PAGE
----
Spotlight Wins Best Picture, But Can It Save Journalism?

Posted in: Thoughts

“Spotlight” the movie about the Boston Globe’s investigation into years of sexual abuse and subsequent cover ups inside the Catholic church has just won best picture. For journalists like me it is a reminder of the importance of quality journalism and its power to change the world.

But can such journalism thrive in the increasingly digital world, where mainstream media – once pride itself as the sole gatekeeper for information – had to compete with blog posts, YouTube videos and social media statuses? More importantly can it thrive here in Indonesia?

There has been a lot of investigative reports, unraveling practices of corruption and injustices in Indonesia but in the age of social media the impact is not the same as it used to be. The way people consume news is very different from a few short years ago. People like to read stories on their phones, read snippets and sensational headlines their friends share or look for stuff that is trending on Twitter.

The currency used by the journalism of today seems to be hits and pageviews, not impact, let alone art for art’s sake. Journalists seem to race to be the fastest to break the most sensational story they can find on social media for the sake of a few hundred retweets and likes.

No matter how exclusive and shocking, thoroughly researched and brilliantly written, an investigative report stands no chance against a story about a leaked celebrity sex tape or some antics pulled by a controversial politician. A groundbreaking story can have zero impact if the headline doesn’t start with “This Man is” and ends with “You Wouldn’t Believe What Happened Next” or if it is tweeted at the wrong time of day or your search engine optimization techniques suck.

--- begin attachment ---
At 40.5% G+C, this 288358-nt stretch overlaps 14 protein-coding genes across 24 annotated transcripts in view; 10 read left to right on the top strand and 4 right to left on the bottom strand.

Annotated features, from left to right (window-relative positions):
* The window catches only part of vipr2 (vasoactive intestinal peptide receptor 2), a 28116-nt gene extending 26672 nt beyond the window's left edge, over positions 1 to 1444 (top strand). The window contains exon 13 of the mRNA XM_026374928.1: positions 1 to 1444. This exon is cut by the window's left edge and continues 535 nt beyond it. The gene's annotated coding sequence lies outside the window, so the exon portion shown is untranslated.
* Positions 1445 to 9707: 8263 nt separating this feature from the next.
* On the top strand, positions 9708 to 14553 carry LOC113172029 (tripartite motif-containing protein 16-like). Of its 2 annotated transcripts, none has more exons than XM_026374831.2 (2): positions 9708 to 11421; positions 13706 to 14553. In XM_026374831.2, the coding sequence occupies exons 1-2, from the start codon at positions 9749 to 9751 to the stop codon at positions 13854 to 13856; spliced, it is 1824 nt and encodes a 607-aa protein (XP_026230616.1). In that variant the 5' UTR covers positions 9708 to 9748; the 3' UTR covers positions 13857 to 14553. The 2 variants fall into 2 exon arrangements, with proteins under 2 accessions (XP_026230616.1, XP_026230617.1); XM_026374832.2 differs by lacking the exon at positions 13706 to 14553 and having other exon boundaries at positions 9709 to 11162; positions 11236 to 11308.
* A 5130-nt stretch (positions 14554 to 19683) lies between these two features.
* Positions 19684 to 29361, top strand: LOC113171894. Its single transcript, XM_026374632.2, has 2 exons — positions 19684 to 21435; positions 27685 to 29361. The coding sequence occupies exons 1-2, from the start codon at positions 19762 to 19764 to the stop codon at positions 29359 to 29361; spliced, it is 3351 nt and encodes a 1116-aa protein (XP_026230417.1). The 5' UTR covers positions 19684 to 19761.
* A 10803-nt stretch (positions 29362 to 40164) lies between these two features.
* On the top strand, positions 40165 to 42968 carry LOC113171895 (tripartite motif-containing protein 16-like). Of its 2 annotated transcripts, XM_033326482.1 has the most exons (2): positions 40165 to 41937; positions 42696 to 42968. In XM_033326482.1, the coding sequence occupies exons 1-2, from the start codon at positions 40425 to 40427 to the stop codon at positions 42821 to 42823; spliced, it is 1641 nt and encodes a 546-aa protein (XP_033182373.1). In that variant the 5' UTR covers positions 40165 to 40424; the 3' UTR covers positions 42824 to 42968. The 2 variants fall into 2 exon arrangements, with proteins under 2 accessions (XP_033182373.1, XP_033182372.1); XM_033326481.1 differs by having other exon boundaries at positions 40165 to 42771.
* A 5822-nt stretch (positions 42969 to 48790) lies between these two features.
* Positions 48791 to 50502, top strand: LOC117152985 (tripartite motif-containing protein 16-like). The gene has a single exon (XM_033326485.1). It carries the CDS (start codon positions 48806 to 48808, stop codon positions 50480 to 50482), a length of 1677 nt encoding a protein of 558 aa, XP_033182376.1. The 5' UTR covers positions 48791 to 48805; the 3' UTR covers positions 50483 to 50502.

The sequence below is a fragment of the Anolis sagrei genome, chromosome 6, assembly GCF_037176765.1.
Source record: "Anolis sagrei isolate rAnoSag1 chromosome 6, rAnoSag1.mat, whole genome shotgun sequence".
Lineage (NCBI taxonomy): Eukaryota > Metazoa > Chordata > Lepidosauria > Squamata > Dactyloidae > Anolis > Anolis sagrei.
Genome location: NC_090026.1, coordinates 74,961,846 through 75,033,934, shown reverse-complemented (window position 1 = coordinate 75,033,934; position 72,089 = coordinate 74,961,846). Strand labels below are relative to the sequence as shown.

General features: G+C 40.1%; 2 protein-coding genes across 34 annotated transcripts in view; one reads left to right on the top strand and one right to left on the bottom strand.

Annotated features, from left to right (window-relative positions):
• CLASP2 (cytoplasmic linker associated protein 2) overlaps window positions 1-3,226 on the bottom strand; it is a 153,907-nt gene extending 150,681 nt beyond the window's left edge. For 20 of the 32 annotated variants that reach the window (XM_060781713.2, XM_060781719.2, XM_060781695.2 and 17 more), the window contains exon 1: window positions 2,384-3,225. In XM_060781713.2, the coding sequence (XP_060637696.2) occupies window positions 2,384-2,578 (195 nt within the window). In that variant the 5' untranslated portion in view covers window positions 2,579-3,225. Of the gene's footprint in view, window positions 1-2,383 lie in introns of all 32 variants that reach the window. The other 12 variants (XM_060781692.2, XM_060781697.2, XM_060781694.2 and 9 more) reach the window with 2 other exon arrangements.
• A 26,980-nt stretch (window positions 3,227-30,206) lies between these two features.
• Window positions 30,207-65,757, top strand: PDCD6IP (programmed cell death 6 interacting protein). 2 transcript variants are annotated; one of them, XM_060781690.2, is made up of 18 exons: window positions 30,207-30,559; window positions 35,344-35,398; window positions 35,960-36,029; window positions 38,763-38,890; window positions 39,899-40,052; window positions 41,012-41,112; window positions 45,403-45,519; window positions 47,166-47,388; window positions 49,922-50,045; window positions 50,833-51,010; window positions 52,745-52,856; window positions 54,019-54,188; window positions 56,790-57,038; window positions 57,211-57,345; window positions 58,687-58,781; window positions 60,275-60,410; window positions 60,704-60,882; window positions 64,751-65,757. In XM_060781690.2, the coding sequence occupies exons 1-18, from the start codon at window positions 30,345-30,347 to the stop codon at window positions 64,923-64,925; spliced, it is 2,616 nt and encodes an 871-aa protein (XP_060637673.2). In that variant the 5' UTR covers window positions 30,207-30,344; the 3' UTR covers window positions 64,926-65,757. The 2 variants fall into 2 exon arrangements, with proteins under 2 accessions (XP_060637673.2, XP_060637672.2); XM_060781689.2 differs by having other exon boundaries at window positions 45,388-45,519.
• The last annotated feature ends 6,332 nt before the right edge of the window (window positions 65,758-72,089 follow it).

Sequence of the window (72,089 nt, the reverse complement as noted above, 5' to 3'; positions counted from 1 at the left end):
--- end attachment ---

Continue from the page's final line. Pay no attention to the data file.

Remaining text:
We live in a world where the bizarre, the man bites dog kind of story and nothing else, passed as news. A world where for a story to be worth anything it must be based on some specific keywords that people are searching online through Google.

The time when a single photo of a graft suspect out to enjoy a tennis match 1,000 kilometers away from the cell he was supposed to be in can send six police officers to jail, seems to be behind us.

And yet some of us still do it. Still out for stories no one else dares to tell. It is a calling, an addiction, a passion.

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